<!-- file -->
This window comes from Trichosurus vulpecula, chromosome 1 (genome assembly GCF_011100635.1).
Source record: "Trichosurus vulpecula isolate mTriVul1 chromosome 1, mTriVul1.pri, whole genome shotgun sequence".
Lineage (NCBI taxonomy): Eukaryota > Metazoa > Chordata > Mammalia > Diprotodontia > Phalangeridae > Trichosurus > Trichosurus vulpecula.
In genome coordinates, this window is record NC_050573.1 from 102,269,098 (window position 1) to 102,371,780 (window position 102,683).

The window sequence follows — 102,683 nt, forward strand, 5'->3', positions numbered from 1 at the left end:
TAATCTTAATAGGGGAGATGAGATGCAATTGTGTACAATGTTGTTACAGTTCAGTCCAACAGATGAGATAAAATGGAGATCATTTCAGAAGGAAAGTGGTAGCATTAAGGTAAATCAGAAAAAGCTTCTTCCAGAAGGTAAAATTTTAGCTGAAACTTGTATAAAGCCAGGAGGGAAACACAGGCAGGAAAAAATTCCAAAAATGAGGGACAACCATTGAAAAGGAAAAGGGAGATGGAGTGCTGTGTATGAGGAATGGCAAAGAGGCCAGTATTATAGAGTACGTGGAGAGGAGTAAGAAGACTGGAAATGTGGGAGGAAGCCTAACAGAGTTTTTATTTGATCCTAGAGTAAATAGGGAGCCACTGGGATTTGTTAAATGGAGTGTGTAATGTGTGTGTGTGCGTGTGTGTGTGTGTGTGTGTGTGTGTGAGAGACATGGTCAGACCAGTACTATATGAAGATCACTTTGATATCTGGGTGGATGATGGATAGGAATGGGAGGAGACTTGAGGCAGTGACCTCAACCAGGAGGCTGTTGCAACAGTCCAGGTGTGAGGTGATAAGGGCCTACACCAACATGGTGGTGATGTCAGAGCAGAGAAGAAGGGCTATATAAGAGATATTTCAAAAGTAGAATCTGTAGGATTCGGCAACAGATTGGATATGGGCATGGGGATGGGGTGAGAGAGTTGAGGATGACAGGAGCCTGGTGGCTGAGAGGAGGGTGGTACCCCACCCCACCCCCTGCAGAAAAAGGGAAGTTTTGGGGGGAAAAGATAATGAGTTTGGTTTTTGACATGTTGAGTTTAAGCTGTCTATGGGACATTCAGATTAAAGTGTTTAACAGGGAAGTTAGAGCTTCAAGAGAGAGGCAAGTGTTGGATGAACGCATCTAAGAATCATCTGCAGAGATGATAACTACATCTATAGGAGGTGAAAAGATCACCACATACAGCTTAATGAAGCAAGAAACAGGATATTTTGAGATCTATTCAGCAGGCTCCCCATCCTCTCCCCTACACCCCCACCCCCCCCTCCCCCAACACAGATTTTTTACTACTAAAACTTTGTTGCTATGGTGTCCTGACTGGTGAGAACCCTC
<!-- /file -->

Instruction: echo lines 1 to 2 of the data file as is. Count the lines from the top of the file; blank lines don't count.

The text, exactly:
This window comes from Trichosurus vulpecula, chromosome 1 (genome assembly GCF_011100635.1).
Source record: "Trichosurus vulpecula isolate mTriVul1 chromosome 1, mTriVul1.pri, whole genome shotgun sequence".